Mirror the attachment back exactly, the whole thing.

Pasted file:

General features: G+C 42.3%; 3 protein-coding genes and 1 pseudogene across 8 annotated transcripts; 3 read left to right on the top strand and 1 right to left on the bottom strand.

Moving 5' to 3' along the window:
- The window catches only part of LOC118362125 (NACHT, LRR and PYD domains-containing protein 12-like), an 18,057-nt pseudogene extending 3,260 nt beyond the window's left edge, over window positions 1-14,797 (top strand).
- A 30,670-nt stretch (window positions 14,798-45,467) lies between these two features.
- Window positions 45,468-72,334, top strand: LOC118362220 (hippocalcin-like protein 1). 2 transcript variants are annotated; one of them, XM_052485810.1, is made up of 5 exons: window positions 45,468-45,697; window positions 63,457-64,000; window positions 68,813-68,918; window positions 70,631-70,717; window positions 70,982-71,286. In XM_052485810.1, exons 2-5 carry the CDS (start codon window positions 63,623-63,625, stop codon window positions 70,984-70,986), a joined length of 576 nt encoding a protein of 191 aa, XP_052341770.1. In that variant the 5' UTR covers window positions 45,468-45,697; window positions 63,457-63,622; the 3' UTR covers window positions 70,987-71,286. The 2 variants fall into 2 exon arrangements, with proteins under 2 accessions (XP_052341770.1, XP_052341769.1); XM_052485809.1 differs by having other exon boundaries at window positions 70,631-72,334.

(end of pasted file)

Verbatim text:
General features: G+C 42.3%; 3 protein-coding genes and 1 pseudogene across 8 annotated transcripts; 3 read left to right on the top strand and 1 right to left on the bottom strand.

Moving 5' to 3' along the window:
- The window catches only part of LOC118362125 (NACHT, LRR and PYD domains-containing protein 12-like), an 18,057-nt pseudogene extending 3,260 nt beyond the window's left edge, over window positions 1-14,797 (top strand).
- A 30,670-nt stretch (window positions 14,798-45,467) lies between these two features.
- Window positions 45,468-72,334, top strand: LOC118362220 (hippocalcin-like protein 1). 2 transcript variants are annotated; one of them, XM_052485810.1, is made up of 5 exons: window positions 45,468-45,697; window positions 63,457-64,000; window positions 68,813-68,918; window positions 70,631-70,717; window positions 70,982-71,286. In XM_052485810.1, exons 2-5 carry the CDS (start codon window positions 63,623-63,625, stop codon window positions 70,984-70,986), a joined length of 576 nt encoding a protein of 191 aa, XP_052341770.1. In that variant the 5' UTR covers window positions 45,468-45,697; window positions 63,457-63,622; the 3' UTR covers window positions 70,987-71,286. The 2 variants fall into 2 exon arrangements, with proteins under 2 accessions (XP_052341770.1, XP_052341769.1); XM_052485809.1 differs by having other exon boundaries at window positions 70,631-72,334.